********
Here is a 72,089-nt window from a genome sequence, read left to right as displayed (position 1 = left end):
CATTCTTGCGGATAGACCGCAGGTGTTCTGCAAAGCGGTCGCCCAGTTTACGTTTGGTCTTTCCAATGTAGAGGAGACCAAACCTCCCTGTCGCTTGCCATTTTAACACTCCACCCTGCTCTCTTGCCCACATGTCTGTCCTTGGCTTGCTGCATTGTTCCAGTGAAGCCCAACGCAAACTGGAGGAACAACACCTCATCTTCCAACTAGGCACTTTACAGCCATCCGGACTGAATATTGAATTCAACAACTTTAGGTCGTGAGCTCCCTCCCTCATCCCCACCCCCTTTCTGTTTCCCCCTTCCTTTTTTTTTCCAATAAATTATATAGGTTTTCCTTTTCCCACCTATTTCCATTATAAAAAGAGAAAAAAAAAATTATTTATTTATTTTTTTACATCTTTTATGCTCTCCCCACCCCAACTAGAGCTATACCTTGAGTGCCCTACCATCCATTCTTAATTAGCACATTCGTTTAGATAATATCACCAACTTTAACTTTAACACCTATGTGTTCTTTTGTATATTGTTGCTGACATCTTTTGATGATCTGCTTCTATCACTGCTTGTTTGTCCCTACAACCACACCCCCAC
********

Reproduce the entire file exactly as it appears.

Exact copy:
Here is a 72,089-nt window from a genome sequence, read left to right as displayed (position 1 = left end):
CATTCTTGCGGATAGACCGCAGGTGTTCTGCAAAGCGGTCGCCCAGTTTACGTTTGGTCTTTCCAATGTAGAGGAGACCAAACCTCCCTGTCGCTTGCCATTTTAACACTCCACCCTGCTCTCTTGCCCACATGTCTGTCCTTGGCTTGCTGCATTGTTCCAGTGAAGCCCAACGCAAACTGGAGGAACAACACCTCATCTTCCAACTAGGCACTTTACAGCCATCCGGACTGAATATTGAATTCAACAACTTTAGGTCGTGAGCTCCCTCCCTCATCCCCACCCCCTTTCTGTTTCCCCCTTCCTTTTTTTTTCCAATAAATTATATAGGTTTTCCTTTTCCCACCTATTTCCATTATAAAAAGAGAAAAAAAAAATTATTTATTTATTTTTTTACATCTTTTATGCTCTCCCCACCCCAACTAGAGCTATACCTTGAGTGCCCTACCATCCATTCTTAATTAGCACATTCGTTTAGATAATATCACCAACTTTAACTTTAACACCTATGTGTTCTTTTGTATATTGTTGCTGACATCTTTTGATGATCTGCTTCTATCACTGCTTGTTTGTCCCTACAACCACACCCCCAC